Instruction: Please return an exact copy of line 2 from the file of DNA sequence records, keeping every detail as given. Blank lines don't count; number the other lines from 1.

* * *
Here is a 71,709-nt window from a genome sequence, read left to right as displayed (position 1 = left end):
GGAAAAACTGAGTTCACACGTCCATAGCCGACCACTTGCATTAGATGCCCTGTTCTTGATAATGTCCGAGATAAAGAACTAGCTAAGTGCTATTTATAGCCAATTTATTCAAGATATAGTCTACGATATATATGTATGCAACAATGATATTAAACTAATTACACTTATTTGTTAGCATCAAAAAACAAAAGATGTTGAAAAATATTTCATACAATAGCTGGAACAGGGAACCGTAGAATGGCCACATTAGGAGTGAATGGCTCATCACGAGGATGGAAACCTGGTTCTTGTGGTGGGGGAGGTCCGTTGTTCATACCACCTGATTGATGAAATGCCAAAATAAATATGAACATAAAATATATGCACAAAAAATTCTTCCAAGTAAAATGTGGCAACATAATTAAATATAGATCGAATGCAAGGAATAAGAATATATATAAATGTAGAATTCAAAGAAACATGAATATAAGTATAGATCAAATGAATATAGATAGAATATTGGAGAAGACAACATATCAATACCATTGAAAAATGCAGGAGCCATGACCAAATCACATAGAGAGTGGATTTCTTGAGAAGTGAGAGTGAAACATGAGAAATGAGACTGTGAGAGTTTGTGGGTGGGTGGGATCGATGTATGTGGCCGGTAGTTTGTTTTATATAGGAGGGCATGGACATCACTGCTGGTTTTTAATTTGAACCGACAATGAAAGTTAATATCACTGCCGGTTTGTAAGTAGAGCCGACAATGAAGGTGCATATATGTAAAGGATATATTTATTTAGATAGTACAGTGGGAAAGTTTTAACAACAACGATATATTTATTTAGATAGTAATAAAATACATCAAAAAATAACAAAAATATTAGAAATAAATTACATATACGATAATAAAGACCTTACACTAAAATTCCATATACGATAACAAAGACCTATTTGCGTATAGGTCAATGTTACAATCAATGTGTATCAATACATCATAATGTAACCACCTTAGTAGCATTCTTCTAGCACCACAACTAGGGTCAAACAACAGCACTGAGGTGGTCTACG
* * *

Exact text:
GGAAAAACTGAGTTCACACGTCCATAGCCGACCACTTGCATTAGATGCCCTGTTCTTGATAATGTCCGAGATAAAGAACTAGCTAAGTGCTATTTATAGCCAATTTATTCAAGATATAGTCTACGATATATATGTATGCAACAATGATATTAAACTAATTACACTTATTTGTTAGCATCAAAAAACAAAAGATGTTGAAAAATATTTCATACAATAGCTGGAACAGGGAACCGTAGAATGGCCACATTAGGAGTGAATGGCTCATCACGAGGATGGAAACCTGGTTCTTGTGGTGGGGGAGGTCCGTTGTTCATACCACCTGATTGATGAAATGCCAAAATAAATATGAACATAAAATATATGCACAAAAAATTCTTCCAAGTAAAATGTGGCAACATAATTAAATATAGATCGAATGCAAGGAATAAGAATATATATAAATGTAGAATTCAAAGAAACATGAATATAAGTATAGATCAAATGAATATAGATAGAATATTGGAGAAGACAACATATCAATACCATTGAAAAATGCAGGAGCCATGACCAAATCACATAGAGAGTGGATTTCTTGAGAAGTGAGAGTGAAACATGAGAAATGAGACTGTGAGAGTTTGTGGGTGGGTGGGATCGATGTATGTGGCCGGTAGTTTGTTTTATATAGGAGGGCATGGACATCACTGCTGGTTTTTAATTTGAACCGACAATGAAAGTTAATATCACTGCCGGTTTGTAAGTAGAGCCGACAATGAAGGTGCATATATGTAAAGGATATATTTATTTAGATAGTACAGTGGGAAAGTTTTAACAACAACGATATATTTATTTAGATAGTAATAAAATACATCAAAAAATAACAAAAATATTAGAAATAAATTACATATACGATAATAAAGACCTTACACTAAAATTCCATATACGATAACAAAGACCTATTTGCGTATAGGTCAATGTTACAATCAATGTGTATCAATACATCATAATGTAACCACCTTAGTAGCATTCTTCTAGCACCACAACTAGGGTCAAACAACAGCACTGAGGTGGTCTACG